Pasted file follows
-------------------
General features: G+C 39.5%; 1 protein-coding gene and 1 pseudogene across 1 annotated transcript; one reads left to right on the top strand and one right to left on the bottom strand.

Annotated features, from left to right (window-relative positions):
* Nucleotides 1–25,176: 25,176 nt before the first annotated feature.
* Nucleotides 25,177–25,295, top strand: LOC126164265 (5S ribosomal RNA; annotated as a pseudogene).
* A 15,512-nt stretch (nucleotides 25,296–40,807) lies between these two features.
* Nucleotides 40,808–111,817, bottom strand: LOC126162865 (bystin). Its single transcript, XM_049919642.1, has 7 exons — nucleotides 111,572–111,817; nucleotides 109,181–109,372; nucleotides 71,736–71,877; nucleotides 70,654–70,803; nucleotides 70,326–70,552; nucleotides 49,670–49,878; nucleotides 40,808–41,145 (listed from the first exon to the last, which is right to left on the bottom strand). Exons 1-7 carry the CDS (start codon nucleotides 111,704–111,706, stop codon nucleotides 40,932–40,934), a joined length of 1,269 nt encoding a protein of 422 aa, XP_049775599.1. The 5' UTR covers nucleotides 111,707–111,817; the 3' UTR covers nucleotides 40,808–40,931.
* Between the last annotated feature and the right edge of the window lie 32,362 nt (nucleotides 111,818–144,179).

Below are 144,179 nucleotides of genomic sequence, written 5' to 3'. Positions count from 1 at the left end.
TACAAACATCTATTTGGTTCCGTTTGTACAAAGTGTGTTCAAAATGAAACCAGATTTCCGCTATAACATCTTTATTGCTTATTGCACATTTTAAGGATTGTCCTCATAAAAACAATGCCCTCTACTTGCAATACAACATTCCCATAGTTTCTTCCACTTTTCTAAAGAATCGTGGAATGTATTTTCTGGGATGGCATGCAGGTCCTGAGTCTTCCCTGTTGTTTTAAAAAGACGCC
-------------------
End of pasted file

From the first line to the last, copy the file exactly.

General features: G+C 39.5%; 1 protein-coding gene and 1 pseudogene across 1 annotated transcript; one reads left to right on the top strand and one right to left on the bottom strand.

Annotated features, from left to right (window-relative positions):
* Nucleotides 1–25,176: 25,176 nt before the first annotated feature.
* Nucleotides 25,177–25,295, top strand: LOC126164265 (5S ribosomal RNA; annotated as a pseudogene).
* A 15,512-nt stretch (nucleotides 25,296–40,807) lies between these two features.
* Nucleotides 40,808–111,817, bottom strand: LOC126162865 (bystin). Its single transcript, XM_049919642.1, has 7 exons — nucleotides 111,572–111,817; nucleotides 109,181–109,372; nucleotides 71,736–71,877; nucleotides 70,654–70,803; nucleotides 70,326–70,552; nucleotides 49,670–49,878; nucleotides 40,808–41,145 (listed from the first exon to the last, which is right to left on the bottom strand). Exons 1-7 carry the CDS (start codon nucleotides 111,704–111,706, stop codon nucleotides 40,932–40,934), a joined length of 1,269 nt encoding a protein of 422 aa, XP_049775599.1. The 5' UTR covers nucleotides 111,707–111,817; the 3' UTR covers nucleotides 40,808–40,931.
* Between the last annotated feature and the right edge of the window lie 32,362 nt (nucleotides 111,818–144,179).

Below are 144,179 nucleotides of genomic sequence, written 5' to 3'. Positions count from 1 at the left end.
TACAAACATCTATTTGGTTCCGTTTGTACAAAGTGTGTTCAAAATGAAACCAGATTTCCGCTATAACATCTTTATTGCTTATTGCACATTTTAAGGATTGTCCTCATAAAAACAATGCCCTCTACTTGCAATACAACATTCCCATAGTTTCTTCCACTTTTCTAAAGAATCGTGGAATGTATTTTCTGGGATGGCATGCAGGTCCTGAGTCTTCCCTGTTGTTTTAAAAAGACGCC